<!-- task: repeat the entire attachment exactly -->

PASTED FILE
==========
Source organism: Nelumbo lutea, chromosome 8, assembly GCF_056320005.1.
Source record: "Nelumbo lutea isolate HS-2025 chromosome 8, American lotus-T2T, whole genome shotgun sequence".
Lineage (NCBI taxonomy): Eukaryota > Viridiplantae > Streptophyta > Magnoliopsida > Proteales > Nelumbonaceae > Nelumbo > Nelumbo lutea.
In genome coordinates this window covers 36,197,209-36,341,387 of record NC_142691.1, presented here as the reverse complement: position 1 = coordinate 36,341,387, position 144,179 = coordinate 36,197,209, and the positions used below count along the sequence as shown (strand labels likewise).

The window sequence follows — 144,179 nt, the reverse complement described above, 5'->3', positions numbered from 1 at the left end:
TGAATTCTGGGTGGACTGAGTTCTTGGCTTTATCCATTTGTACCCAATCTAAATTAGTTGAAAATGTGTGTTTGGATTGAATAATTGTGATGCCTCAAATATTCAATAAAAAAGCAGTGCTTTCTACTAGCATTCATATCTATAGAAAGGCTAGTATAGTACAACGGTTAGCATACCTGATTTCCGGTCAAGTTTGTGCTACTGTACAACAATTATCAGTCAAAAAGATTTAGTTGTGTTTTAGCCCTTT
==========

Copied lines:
Source organism: Nelumbo lutea, chromosome 8, assembly GCF_056320005.1.
Source record: "Nelumbo lutea isolate HS-2025 chromosome 8, American lotus-T2T, whole genome shotgun sequence".
Lineage (NCBI taxonomy): Eukaryota > Viridiplantae > Streptophyta > Magnoliopsida > Proteales > Nelumbonaceae > Nelumbo > Nelumbo lutea.
In genome coordinates this window covers 36,197,209-36,341,387 of record NC_142691.1, presented here as the reverse complement: position 1 = coordinate 36,341,387, position 144,179 = coordinate 36,197,209, and the positions used below count along the sequence as shown (strand labels likewise).

The window sequence follows — 144,179 nt, the reverse complement described above, 5'->3', positions numbered from 1 at the left end:
TGAATTCTGGGTGGACTGAGTTCTTGGCTTTATCCATTTGTACCCAATCTAAATTAGTTGAAAATGTGTGTTTGGATTGAATAATTGTGATGCCTCAAATATTCAATAAAAAAGCAGTGCTTTCTACTAGCATTCATATCTATAGAAAGGCTAGTATAGTACAACGGTTAGCATACCTGATTTCCGGTCAAGTTTGTGCTACTGTACAACAATTATCAGTCAAAAAGATTTAGTTGTGTTTTAGCCCTTT